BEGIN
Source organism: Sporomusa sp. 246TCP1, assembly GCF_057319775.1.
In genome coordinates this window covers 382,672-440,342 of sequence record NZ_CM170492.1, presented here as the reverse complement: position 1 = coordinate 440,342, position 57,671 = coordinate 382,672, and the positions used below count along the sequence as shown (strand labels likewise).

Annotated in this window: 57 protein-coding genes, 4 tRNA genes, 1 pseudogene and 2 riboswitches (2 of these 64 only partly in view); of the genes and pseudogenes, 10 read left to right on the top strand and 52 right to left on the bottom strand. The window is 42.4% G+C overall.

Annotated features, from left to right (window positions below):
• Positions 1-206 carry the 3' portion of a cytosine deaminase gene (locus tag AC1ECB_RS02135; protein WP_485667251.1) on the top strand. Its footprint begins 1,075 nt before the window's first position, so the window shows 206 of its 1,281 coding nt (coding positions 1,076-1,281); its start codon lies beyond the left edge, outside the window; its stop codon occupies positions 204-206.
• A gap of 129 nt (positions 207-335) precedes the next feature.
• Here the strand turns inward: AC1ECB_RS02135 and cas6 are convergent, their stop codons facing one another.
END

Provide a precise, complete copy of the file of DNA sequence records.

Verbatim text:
Source organism: Sporomusa sp. 246TCP1, assembly GCF_057319775.1.
In genome coordinates this window covers 382,672-440,342 of sequence record NZ_CM170492.1, presented here as the reverse complement: position 1 = coordinate 440,342, position 57,671 = coordinate 382,672, and the positions used below count along the sequence as shown (strand labels likewise).

Annotated in this window: 57 protein-coding genes, 4 tRNA genes, 1 pseudogene and 2 riboswitches (2 of these 64 only partly in view); of the genes and pseudogenes, 10 read left to right on the top strand and 52 right to left on the bottom strand. The window is 42.4% G+C overall.

Annotated features, from left to right (window positions below):
• Positions 1-206 carry the 3' portion of a cytosine deaminase gene (locus tag AC1ECB_RS02135; protein WP_485667251.1) on the top strand. Its footprint begins 1,075 nt before the window's first position, so the window shows 206 of its 1,281 coding nt (coding positions 1,076-1,281); its start codon lies beyond the left edge, outside the window; its stop codon occupies positions 204-206.
• A gap of 129 nt (positions 207-335) precedes the next feature.
• Here the strand turns inward: AC1ECB_RS02135 and cas6 are convergent, their stop codons facing one another.